Open Access

Anesthesia for intra-articular corticosteroid injections in juvenile idiopathic arthritis: A survey of pediatric rheumatologists

  • Jennifer E Weiss1Email author,
  • América G Uribe2,
  • Peter N Malleson1 and
  • Yukiko Kimura1
Pediatric Rheumatology20108:3

DOI: 10.1186/1546-0096-8-3

Received: 30 September 2009

Accepted: 13 January 2010

Published: 13 January 2010

Abstract

Objective

To determine the methods of anesthesia currently being used by pediatric rheumatologists when performing intra-articular corticosteroid injections (IACI).

Study design

A questionnaire was emailed to all members of the Childhood Arthritis & Rheumatology Research Alliance, a pediatric rheumatology research network in North America. The questionnaire consisted of 11 questions ranging from procedure technique, treatments prescribed for topical anesthesia and oral analgesia, and factors that might affect procedural pain.

Results

Seventy-four of 161 physicians (46%) responded to the questionnaire. On average, each physician injected 33 children (median 25, range 1-160) and 43 joints (median 30, range 1-150) yearly. Local anesthesia was used in children on average ≥ 8 years (range 2-16 years), with general anesthesia being more frequently used for younger children. All respondents used local anesthesia. The most commonly used methods of local anesthesia were EMLA® cream plus subcutaneous lidocaine (58.8%), ethyl chloride spray only (39.7%), EMLA® cream only (33.8%), subcutaneous lidocaine only (25%), and lidocaine iontophoresis only (11.8%). Buffering of the lidocaine was routinely done only 7.4% of the time.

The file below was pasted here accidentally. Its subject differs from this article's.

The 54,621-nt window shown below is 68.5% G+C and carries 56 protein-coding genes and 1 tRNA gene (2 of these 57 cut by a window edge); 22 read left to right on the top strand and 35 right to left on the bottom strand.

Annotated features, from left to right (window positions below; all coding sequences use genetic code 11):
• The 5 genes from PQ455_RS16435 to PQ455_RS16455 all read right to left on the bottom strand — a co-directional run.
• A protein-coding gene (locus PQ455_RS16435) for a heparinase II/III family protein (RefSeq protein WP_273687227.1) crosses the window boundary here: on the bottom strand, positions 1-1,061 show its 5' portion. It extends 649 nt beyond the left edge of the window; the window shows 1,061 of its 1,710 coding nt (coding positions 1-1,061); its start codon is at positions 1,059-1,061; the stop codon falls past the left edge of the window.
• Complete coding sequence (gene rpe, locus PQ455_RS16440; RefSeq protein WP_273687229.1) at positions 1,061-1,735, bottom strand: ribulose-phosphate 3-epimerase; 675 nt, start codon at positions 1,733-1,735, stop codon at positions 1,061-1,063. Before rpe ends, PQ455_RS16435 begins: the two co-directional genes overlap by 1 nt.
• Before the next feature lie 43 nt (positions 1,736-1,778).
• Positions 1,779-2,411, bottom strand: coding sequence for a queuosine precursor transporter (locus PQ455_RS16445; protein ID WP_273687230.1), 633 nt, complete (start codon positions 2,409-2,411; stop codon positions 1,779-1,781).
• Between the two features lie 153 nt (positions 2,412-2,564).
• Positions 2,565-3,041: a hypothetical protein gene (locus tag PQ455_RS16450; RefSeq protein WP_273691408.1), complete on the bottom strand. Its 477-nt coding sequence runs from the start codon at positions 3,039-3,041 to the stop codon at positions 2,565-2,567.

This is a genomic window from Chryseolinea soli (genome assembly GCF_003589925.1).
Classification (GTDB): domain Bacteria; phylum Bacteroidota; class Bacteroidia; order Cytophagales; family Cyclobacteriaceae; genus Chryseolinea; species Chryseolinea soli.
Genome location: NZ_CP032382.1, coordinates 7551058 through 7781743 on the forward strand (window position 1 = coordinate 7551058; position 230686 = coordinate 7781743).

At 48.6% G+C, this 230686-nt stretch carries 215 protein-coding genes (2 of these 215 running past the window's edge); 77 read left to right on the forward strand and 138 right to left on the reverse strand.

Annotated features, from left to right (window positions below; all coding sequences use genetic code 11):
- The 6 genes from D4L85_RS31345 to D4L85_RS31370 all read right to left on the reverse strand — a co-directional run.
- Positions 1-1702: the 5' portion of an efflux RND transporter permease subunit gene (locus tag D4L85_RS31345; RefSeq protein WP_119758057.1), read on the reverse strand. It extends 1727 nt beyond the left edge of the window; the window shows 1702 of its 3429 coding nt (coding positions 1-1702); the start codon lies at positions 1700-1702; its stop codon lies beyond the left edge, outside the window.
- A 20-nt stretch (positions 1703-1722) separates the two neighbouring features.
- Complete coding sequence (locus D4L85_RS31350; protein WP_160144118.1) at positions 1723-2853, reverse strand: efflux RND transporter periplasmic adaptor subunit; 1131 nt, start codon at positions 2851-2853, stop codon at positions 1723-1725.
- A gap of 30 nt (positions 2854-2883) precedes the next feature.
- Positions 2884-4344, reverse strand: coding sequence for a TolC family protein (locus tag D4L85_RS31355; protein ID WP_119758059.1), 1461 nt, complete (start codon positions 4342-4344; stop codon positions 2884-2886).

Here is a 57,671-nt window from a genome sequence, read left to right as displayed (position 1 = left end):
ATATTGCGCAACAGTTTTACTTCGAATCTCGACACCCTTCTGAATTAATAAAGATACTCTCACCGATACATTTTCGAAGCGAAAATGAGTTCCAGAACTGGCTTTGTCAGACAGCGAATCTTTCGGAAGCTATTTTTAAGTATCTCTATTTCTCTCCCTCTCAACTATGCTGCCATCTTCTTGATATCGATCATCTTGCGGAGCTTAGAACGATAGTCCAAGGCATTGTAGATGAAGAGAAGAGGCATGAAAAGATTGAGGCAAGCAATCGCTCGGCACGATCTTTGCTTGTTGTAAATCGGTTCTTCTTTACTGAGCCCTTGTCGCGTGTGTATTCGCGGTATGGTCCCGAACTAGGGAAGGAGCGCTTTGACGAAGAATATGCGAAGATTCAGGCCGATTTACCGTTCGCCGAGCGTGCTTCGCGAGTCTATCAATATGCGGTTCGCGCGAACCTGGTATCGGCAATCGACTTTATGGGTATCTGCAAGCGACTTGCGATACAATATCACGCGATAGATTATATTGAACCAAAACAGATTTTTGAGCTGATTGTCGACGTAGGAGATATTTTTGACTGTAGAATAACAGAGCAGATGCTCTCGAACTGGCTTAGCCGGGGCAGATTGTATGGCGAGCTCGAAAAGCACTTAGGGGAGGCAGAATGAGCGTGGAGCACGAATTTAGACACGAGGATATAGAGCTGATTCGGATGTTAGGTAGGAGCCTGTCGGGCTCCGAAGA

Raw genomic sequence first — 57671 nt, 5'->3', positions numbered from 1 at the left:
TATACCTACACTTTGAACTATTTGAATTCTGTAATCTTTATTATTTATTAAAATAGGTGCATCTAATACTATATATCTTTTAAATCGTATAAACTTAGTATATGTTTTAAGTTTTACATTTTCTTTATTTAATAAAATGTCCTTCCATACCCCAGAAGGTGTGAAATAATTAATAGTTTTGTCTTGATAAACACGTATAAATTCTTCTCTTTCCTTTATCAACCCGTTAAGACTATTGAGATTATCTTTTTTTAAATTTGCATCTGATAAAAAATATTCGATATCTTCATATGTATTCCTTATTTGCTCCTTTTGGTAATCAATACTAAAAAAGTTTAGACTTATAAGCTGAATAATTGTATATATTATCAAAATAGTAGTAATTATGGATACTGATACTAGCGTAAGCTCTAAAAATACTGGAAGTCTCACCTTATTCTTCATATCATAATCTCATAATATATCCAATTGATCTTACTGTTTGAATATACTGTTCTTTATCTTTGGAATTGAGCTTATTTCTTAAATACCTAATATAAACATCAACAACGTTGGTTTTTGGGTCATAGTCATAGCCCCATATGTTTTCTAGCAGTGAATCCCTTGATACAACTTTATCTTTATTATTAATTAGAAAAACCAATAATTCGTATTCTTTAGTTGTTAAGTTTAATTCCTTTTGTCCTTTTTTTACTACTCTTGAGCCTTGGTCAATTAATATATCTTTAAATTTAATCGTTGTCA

Conclusion

Although pediatric rheumatologists in North America perform IACI on a large number of patients each year, a wide variety of methods are used to deliver local anesthesia with no accepted standard of care. More studies are needed to determine the optimal method of local anesthesia delivery to minimize pain associated with IACI.